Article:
When I go to YouTube, I’m in it for the music. I can watch any music video ever made by anyone. I listen to good music, powerful music—White Buffalo, Bob Dylan, Johnny Cash. It gets me ready, gets me to clench my fist. Then I write.
Coming down is just as important, like stretching after a workout, more Facebook, more videos. This time Kelly Clarkson, Taylor Swift. They pull me out of the horror and the darkness. They reach in with delicate hands and gently guide me out of whatever bloody battle, or intense scene, I have been caught in. They brush me off and shove me out into the world again.
Until tomorrow.
5. What's your Editing Process? My books in rough draft are a mess. They are all gristle and bone, handfuls of fat and traces of skin. They need to be done again. They need another chance on the block. I have an editor, a master named Lorin Oberweger, who shows me all the cuts I made wrong and the weaknesses in my technique. I reread the work. I know what I'm doing now. I have a blueprint. I know how to slaughter this pig now, so I start over. I pull up a blank document and write the scene, chapter, book, all over again. This time, I have gotten away from it a bit. Before this, I haven’t looked at the rough draft for over a year. Now I see better what I was trying to do, what I was doing well, and what I messed up bad. When I get the work done, I have mostly meat. I have taste testers. Traci Curran and my wife read the work and tell me their thoughts. Beta readers are more important than you think. After that, the finer parts are done, trimming fat and gristle. Then I send it to a man, who knows grammar much better than me, for his editing. Then I'm done.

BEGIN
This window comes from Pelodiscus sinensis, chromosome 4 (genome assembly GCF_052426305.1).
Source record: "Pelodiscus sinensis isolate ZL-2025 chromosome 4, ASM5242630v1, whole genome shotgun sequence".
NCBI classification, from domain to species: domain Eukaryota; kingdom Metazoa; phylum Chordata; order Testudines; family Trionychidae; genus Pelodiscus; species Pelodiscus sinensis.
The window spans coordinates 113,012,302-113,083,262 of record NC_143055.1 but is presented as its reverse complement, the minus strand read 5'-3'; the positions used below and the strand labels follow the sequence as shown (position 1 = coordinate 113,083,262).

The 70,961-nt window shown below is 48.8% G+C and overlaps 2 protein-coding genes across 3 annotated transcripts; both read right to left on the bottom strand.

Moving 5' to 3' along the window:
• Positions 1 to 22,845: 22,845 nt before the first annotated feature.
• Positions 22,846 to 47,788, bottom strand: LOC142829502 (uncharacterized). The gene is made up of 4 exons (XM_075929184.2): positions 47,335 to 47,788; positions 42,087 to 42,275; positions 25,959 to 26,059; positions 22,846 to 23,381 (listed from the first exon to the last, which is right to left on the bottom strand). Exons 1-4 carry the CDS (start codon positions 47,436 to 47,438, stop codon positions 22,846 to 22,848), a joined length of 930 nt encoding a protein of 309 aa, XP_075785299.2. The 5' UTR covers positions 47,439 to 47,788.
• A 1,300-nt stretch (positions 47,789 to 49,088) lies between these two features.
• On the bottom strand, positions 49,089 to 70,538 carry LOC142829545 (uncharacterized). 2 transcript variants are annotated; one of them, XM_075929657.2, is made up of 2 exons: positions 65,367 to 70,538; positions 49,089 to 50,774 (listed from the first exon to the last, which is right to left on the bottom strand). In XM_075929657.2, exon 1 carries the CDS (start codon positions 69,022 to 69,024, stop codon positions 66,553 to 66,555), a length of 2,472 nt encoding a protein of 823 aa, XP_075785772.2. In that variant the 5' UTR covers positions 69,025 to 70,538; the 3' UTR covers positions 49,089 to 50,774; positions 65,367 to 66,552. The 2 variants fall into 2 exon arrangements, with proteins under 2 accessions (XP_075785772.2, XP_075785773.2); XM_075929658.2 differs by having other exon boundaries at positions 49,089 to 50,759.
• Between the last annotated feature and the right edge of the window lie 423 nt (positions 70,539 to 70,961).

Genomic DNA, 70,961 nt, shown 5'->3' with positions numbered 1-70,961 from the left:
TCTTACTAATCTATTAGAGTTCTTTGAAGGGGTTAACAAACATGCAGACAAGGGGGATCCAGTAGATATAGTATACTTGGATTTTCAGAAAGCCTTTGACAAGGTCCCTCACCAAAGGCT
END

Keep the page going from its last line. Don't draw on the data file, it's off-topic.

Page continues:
6. Any favorite apps/software/ technology for writing? OK, this is vital. My favorite weapon is my keyboard. I used to buy these cheap ones. They were slightly curved, soft touch keys, very quiet. I had to replace them a lot. When I wrote Eastgate, it was 810 pages long, and I went through three of these boards. The letters rubbed off. The letters started doubling or not registering at all. I did research to find that the keyboards I was buying were designed for 50,000 to 100,000 words. Eastgate was over 250,000. It was the first in a seven-book series. This keyboard was not going to get it done. Looked at the board industry hard and found Deck Boards. They are designed for gamers who hit the same keys thousands of times a night. It lasted me a few years before it started doubling keys on me. T, S, E, M, O would double every time I typed them. That keyboard had given me 1.4 million words. I took it as a win and moved on. Now, I have been with this old girl for a while and I can’t get enough of her. Rosewill Helios has typed over 1.9 million words for me. No sign of wear. She is backlit. Her keys can shine red, or what they will me is green but looks yellow to me. She is my girl until she starts giving me fits. When that happens, I’ll probably have a funeral for her. She is part of the family.